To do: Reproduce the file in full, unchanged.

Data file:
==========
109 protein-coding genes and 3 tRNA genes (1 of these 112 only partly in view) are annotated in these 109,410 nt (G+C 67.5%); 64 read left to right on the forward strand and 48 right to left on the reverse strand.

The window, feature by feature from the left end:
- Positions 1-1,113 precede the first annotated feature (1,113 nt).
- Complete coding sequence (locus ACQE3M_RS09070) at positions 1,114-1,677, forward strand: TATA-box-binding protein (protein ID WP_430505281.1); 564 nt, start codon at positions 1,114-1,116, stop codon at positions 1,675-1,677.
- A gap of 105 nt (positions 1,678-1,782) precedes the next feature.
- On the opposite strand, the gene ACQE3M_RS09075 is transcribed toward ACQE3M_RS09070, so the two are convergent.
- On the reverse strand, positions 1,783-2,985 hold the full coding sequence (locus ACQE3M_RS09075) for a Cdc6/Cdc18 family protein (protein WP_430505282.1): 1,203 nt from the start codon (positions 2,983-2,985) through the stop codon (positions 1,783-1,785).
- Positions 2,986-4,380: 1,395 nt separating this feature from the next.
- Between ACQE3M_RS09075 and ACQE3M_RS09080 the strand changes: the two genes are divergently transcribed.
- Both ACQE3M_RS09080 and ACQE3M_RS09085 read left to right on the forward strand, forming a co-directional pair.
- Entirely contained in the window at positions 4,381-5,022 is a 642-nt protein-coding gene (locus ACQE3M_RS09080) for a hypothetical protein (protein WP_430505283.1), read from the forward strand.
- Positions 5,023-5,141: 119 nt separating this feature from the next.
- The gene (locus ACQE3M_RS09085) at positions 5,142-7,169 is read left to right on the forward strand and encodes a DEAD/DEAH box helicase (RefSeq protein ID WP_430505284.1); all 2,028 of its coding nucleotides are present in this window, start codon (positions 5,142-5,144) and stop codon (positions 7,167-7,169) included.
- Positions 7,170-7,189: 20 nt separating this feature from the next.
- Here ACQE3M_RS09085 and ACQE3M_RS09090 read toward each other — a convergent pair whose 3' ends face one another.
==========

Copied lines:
109 protein-coding genes and 3 tRNA genes (1 of these 112 only partly in view) are annotated in these 109,410 nt (G+C 67.5%); 64 read left to right on the forward strand and 48 right to left on the reverse strand.

The window, feature by feature from the left end:
- Positions 1-1,113 precede the first annotated feature (1,113 nt).
- Complete coding sequence (locus ACQE3M_RS09070) at positions 1,114-1,677, forward strand: TATA-box-binding protein (protein ID WP_430505281.1); 564 nt, start codon at positions 1,114-1,116, stop codon at positions 1,675-1,677.
- A gap of 105 nt (positions 1,678-1,782) precedes the next feature.
- On the opposite strand, the gene ACQE3M_RS09075 is transcribed toward ACQE3M_RS09070, so the two are convergent.
- On the reverse strand, positions 1,783-2,985 hold the full coding sequence (locus ACQE3M_RS09075) for a Cdc6/Cdc18 family protein (protein WP_430505282.1): 1,203 nt from the start codon (positions 2,983-2,985) through the stop codon (positions 1,783-1,785).
- Positions 2,986-4,380: 1,395 nt separating this feature from the next.
- Between ACQE3M_RS09075 and ACQE3M_RS09080 the strand changes: the two genes are divergently transcribed.
- Both ACQE3M_RS09080 and ACQE3M_RS09085 read left to right on the forward strand, forming a co-directional pair.
- Entirely contained in the window at positions 4,381-5,022 is a 642-nt protein-coding gene (locus ACQE3M_RS09080) for a hypothetical protein (protein WP_430505283.1), read from the forward strand.
- Positions 5,023-5,141: 119 nt separating this feature from the next.
- The gene (locus ACQE3M_RS09085) at positions 5,142-7,169 is read left to right on the forward strand and encodes a DEAD/DEAH box helicase (RefSeq protein ID WP_430505284.1); all 2,028 of its coding nucleotides are present in this window, start codon (positions 5,142-5,144) and stop codon (positions 7,167-7,169) included.
- Positions 7,170-7,189: 20 nt separating this feature from the next.
- Here ACQE3M_RS09085 and ACQE3M_RS09090 read toward each other — a convergent pair whose 3' ends face one another.